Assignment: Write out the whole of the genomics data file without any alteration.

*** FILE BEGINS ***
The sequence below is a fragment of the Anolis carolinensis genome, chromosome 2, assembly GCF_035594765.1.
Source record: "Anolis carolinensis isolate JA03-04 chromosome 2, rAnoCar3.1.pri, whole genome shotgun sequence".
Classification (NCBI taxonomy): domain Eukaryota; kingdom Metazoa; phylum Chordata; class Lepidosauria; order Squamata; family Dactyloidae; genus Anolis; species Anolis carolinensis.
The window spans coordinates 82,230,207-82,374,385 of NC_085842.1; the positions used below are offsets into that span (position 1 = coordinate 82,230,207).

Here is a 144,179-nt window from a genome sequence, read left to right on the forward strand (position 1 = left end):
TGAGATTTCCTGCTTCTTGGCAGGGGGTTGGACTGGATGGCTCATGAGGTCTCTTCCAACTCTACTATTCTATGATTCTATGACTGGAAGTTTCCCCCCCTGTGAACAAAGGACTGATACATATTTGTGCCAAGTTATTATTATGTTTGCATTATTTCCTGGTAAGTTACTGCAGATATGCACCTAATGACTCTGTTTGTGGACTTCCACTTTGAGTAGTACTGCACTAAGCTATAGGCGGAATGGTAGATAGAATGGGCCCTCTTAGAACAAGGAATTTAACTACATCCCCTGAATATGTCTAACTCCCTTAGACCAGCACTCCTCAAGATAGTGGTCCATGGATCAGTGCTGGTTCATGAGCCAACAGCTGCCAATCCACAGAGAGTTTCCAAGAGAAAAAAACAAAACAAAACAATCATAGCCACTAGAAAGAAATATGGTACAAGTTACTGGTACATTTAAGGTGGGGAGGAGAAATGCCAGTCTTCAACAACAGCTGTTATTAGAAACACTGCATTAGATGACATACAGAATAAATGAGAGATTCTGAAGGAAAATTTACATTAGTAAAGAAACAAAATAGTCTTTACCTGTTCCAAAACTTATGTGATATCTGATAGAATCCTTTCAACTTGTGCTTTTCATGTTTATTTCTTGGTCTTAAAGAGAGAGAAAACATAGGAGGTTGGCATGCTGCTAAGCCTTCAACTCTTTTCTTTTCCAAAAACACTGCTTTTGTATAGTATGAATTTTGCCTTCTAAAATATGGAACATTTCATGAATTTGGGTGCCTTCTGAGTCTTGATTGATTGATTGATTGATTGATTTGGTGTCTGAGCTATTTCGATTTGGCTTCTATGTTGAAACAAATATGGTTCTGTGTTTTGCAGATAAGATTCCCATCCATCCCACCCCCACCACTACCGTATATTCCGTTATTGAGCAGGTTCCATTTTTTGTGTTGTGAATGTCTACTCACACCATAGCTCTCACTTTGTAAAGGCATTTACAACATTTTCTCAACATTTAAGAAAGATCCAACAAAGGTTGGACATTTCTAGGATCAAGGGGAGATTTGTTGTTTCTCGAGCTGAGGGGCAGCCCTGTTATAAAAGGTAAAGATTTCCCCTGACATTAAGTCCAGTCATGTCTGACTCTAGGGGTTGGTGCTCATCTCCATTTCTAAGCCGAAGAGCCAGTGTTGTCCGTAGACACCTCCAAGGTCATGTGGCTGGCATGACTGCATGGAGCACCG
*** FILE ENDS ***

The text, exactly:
The sequence below is a fragment of the Anolis carolinensis genome, chromosome 2, assembly GCF_035594765.1.
Source record: "Anolis carolinensis isolate JA03-04 chromosome 2, rAnoCar3.1.pri, whole genome shotgun sequence".
Classification (NCBI taxonomy): domain Eukaryota; kingdom Metazoa; phylum Chordata; class Lepidosauria; order Squamata; family Dactyloidae; genus Anolis; species Anolis carolinensis.
The window spans coordinates 82,230,207-82,374,385 of NC_085842.1; the positions used below are offsets into that span (position 1 = coordinate 82,230,207).

Here is a 144,179-nt window from a genome sequence, read left to right on the forward strand (position 1 = left end):
TGAGATTTCCTGCTTCTTGGCAGGGGGTTGGACTGGATGGCTCATGAGGTCTCTTCCAACTCTACTATTCTATGATTCTATGACTGGAAGTTTCCCCCCCTGTGAACAAAGGACTGATACATATTTGTGCCAAGTTATTATTATGTTTGCATTATTTCCTGGTAAGTTACTGCAGATATGCACCTAATGACTCTGTTTGTGGACTTCCACTTTGAGTAGTACTGCACTAAGCTATAGGCGGAATGGTAGATAGAATGGGCCCTCTTAGAACAAGGAATTTAACTACATCCCCTGAATATGTCTAACTCCCTTAGACCAGCACTCCTCAAGATAGTGGTCCATGGATCAGTGCTGGTTCATGAGCCAACAGCTGCCAATCCACAGAGAGTTTCCAAGAGAAAAAAACAAAACAAAACAATCATAGCCACTAGAAAGAAATATGGTACAAGTTACTGGTACATTTAAGGTGGGGAGGAGAAATGCCAGTCTTCAACAACAGCTGTTATTAGAAACACTGCATTAGATGACATACAGAATAAATGAGAGATTCTGAAGGAAAATTTACATTAGTAAAGAAACAAAATAGTCTTTACCTGTTCCAAAACTTATGTGATATCTGATAGAATCCTTTCAACTTGTGCTTTTCATGTTTATTTCTTGGTCTTAAAGAGAGAGAAAACATAGGAGGTTGGCATGCTGCTAAGCCTTCAACTCTTTTCTTTTCCAAAAACACTGCTTTTGTATAGTATGAATTTTGCCTTCTAAAATATGGAACATTTCATGAATTTGGGTGCCTTCTGAGTCTTGATTGATTGATTGATTGATTGATTTGGTGTCTGAGCTATTTCGATTTGGCTTCTATGTTGAAACAAATATGGTTCTGTGTTTTGCAGATAAGATTCCCATCCATCCCACCCCCACCACTACCGTATATTCCGTTATTGAGCAGGTTCCATTTTTTGTGTTGTGAATGTCTACTCACACCATAGCTCTCACTTTGTAAAGGCATTTACAACATTTTCTCAACATTTAAGAAAGATCCAACAAAGGTTGGACATTTCTAGGATCAAGGGGAGATTTGTTGTTTCTCGAGCTGAGGGGCAGCCCTGTTATAAAAGGTAAAGATTTCCCCTGACATTAAGTCCAGTCATGTCTGACTCTAGGGGTTGGTGCTCATCTCCATTTCTAAGCCGAAGAGCCAGTGTTGTCCGTAGACACCTCCAAGGTCATGTGGCTGGCATGACTGCATGGAGCACCG